The Coming Golden Age of New Europe
New Europe has never had it so good. Its income, quality of life and level of happiness have never been closer to that of the developed countries in Western Europe. With its per capita income at an all-time high and the quality of life almost indistinguishable from developed countries, the region is well on its way to achieving a higher level of per capita income than most emerging market countries. New Europe’s true Golden Age shimmers on the horizon. Already a significant global player with a combined GDP about the same size as that of Brazil and Russia, New Europe not only has stronger economic fundamentals, but is also less vulnerable than other emerging markets to political, social and economic Black Swans, catastrophic events that could wipe out much of its economic progress. The Golden Age, however, will not arrive without an assist from policymakers. The economic crisis has shown that the current growth model based on growing consumption fueled by imported savings has been largely undermined. New models are needed to lessen reliance on domestic consumption in favor of higher exports and stepped-up productivity. To this end, New Europe should enhance incentives for saving, introduce counter-cyclical fiscal policies and increase spending on human capital and innovation. It should also increase labor participation, open borders to immigration and strengthen financial sector supervision. Finally, New Europe should adopt the euro as quickly as possible, at a competitive exchange rate, diversify exports and promote further European Union (EU) integration and enlargement. The crisis provides a good opportunity to implement needed change.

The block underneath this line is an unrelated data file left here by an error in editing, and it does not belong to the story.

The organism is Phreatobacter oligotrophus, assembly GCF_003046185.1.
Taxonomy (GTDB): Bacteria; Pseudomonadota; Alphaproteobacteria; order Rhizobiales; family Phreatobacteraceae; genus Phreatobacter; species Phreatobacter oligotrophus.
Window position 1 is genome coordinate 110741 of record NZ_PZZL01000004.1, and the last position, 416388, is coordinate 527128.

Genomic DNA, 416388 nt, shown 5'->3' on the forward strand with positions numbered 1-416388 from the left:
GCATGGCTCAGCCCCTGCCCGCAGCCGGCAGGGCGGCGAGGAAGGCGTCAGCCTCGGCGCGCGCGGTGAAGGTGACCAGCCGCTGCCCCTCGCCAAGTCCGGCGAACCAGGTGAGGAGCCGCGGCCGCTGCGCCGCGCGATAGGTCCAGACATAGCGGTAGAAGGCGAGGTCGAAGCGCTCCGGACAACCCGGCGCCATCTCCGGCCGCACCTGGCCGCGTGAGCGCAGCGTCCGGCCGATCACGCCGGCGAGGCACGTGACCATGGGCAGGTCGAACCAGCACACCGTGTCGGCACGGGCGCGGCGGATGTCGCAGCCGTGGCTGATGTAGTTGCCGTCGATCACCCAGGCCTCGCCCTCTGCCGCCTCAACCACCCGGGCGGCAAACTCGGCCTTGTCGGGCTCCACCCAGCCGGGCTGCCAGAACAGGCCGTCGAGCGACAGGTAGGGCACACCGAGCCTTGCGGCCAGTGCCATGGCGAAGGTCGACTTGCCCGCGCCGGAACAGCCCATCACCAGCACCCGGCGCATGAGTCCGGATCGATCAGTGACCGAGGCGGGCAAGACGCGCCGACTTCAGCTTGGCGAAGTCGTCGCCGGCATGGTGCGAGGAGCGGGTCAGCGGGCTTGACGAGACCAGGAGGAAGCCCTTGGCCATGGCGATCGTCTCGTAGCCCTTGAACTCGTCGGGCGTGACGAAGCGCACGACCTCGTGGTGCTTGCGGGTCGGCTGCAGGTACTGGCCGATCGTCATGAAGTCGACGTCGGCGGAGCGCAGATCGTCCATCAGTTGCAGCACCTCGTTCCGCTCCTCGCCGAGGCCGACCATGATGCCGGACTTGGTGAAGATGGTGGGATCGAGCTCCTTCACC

|Date of creation:||01 Oct 2009|
|Date of revision:|
|Publication status:||Published in Central Europe Policy Analysis Report No. 26 (2009): pp. 1-35|
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